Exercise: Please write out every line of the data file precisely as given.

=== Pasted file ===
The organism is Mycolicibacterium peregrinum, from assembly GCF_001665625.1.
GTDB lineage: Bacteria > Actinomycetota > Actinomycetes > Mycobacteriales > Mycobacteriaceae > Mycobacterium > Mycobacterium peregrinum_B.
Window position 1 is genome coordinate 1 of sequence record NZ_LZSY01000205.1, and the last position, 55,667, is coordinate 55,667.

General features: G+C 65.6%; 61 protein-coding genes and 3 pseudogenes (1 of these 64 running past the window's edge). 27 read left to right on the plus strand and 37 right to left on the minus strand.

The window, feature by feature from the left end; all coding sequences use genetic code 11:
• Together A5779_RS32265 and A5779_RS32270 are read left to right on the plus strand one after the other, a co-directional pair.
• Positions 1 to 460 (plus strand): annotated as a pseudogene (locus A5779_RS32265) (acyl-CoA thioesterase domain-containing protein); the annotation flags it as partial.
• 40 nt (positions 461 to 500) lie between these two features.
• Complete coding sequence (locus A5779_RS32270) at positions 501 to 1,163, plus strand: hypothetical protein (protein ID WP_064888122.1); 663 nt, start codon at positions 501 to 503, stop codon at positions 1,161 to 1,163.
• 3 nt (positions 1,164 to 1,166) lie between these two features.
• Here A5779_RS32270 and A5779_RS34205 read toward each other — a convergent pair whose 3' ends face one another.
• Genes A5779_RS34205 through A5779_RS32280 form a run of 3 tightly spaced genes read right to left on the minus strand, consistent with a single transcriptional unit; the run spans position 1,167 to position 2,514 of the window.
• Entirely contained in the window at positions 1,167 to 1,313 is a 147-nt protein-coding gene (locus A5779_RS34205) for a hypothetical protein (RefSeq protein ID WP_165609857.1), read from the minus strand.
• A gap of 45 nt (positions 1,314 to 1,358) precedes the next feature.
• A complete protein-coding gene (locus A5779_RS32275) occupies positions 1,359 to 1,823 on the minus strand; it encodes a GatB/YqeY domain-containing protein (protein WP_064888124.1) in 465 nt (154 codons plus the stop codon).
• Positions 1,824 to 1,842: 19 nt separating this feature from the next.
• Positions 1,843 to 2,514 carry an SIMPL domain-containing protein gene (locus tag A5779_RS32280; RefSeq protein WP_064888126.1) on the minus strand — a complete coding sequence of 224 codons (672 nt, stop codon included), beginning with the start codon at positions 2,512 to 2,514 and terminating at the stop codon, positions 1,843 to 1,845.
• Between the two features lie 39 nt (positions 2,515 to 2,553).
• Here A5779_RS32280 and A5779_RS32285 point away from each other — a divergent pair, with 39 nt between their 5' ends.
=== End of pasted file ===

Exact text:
The organism is Mycolicibacterium peregrinum, from assembly GCF_001665625.1.
GTDB lineage: Bacteria > Actinomycetota > Actinomycetes > Mycobacteriales > Mycobacteriaceae > Mycobacterium > Mycobacterium peregrinum_B.
Window position 1 is genome coordinate 1 of sequence record NZ_LZSY01000205.1, and the last position, 55,667, is coordinate 55,667.

General features: G+C 65.6%; 61 protein-coding genes and 3 pseudogenes (1 of these 64 running past the window's edge). 27 read left to right on the plus strand and 37 right to left on the minus strand.

The window, feature by feature from the left end; all coding sequences use genetic code 11:
• Together A5779_RS32265 and A5779_RS32270 are read left to right on the plus strand one after the other, a co-directional pair.
• Positions 1 to 460 (plus strand): annotated as a pseudogene (locus A5779_RS32265) (acyl-CoA thioesterase domain-containing protein); the annotation flags it as partial.
• 40 nt (positions 461 to 500) lie between these two features.
• Complete coding sequence (locus A5779_RS32270) at positions 501 to 1,163, plus strand: hypothetical protein (protein ID WP_064888122.1); 663 nt, start codon at positions 501 to 503, stop codon at positions 1,161 to 1,163.
• 3 nt (positions 1,164 to 1,166) lie between these two features.
• Here A5779_RS32270 and A5779_RS34205 read toward each other — a convergent pair whose 3' ends face one another.
• Genes A5779_RS34205 through A5779_RS32280 form a run of 3 tightly spaced genes read right to left on the minus strand, consistent with a single transcriptional unit; the run spans position 1,167 to position 2,514 of the window.
• Entirely contained in the window at positions 1,167 to 1,313 is a 147-nt protein-coding gene (locus A5779_RS34205) for a hypothetical protein (RefSeq protein ID WP_165609857.1), read from the minus strand.
• A gap of 45 nt (positions 1,314 to 1,358) precedes the next feature.
• A complete protein-coding gene (locus A5779_RS32275) occupies positions 1,359 to 1,823 on the minus strand; it encodes a GatB/YqeY domain-containing protein (protein WP_064888124.1) in 465 nt (154 codons plus the stop codon).
• Positions 1,824 to 1,842: 19 nt separating this feature from the next.
• Positions 1,843 to 2,514 carry an SIMPL domain-containing protein gene (locus tag A5779_RS32280; RefSeq protein WP_064888126.1) on the minus strand — a complete coding sequence of 224 codons (672 nt, stop codon included), beginning with the start codon at positions 2,512 to 2,514 and terminating at the stop codon, positions 1,843 to 1,845.
• Between the two features lie 39 nt (positions 2,515 to 2,553).
• Here A5779_RS32280 and A5779_RS32285 point away from each other — a divergent pair, with 39 nt between their 5' ends.